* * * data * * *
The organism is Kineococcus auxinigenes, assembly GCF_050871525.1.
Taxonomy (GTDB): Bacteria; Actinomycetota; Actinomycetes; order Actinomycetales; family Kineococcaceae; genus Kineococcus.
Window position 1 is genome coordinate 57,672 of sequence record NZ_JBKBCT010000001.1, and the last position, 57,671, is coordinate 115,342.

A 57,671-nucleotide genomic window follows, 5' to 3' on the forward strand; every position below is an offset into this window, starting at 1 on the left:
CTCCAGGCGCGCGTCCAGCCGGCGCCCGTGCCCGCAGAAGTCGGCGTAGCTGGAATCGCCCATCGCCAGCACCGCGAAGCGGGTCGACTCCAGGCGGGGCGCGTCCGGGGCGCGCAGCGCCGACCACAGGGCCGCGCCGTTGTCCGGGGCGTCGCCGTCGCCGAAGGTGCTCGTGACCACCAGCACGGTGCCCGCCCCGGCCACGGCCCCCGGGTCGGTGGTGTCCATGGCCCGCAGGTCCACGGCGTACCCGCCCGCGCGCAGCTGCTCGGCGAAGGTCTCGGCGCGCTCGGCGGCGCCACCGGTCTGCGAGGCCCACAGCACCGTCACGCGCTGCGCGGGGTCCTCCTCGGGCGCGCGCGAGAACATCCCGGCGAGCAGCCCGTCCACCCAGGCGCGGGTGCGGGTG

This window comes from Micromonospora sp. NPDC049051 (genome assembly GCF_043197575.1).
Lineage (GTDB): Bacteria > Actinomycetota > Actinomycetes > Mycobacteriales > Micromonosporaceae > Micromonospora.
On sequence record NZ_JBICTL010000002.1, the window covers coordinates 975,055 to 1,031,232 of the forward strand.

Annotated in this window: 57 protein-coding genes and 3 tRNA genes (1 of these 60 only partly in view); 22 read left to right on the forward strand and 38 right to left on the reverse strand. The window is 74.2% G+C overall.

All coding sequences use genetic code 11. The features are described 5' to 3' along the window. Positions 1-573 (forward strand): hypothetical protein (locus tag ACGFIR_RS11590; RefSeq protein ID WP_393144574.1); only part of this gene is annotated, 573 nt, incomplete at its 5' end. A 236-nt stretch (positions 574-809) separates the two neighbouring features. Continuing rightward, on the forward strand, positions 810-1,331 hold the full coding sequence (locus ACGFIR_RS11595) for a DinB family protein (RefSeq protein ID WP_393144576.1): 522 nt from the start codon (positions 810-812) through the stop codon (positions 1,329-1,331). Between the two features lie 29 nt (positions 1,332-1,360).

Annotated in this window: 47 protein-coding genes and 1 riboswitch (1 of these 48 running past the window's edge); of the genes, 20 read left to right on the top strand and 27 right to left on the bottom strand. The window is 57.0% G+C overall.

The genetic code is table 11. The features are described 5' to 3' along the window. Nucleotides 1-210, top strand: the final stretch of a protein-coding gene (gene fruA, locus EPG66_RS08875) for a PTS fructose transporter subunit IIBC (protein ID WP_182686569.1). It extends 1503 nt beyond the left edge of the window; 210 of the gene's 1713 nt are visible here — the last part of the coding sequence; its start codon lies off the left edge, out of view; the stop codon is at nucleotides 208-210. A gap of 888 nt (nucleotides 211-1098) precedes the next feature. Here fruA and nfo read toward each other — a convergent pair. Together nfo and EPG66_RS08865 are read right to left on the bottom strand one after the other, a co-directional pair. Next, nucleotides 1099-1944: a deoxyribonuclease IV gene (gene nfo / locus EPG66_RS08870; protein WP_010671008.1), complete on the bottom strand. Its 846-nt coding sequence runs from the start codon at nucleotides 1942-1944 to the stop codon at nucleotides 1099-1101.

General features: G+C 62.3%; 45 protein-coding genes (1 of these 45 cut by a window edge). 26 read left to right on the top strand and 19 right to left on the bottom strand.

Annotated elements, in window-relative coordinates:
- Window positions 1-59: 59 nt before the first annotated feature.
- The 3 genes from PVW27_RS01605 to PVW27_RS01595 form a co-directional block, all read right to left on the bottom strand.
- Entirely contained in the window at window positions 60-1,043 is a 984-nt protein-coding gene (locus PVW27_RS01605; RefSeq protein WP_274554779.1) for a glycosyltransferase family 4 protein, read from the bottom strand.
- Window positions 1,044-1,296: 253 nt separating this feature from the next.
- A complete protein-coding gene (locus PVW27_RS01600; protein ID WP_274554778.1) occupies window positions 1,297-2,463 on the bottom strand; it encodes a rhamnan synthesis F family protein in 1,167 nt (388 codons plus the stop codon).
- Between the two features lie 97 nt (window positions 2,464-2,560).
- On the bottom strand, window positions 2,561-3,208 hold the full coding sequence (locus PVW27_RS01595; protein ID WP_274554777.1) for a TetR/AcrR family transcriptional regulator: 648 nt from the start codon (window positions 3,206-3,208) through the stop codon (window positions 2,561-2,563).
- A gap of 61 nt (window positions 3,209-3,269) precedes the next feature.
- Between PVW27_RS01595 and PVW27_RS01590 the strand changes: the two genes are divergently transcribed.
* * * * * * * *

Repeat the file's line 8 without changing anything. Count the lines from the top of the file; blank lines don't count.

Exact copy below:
On sequence record NZ_JBICTL010000002.1, the window covers coordinates 975,055 to 1,031,232 of the forward strand.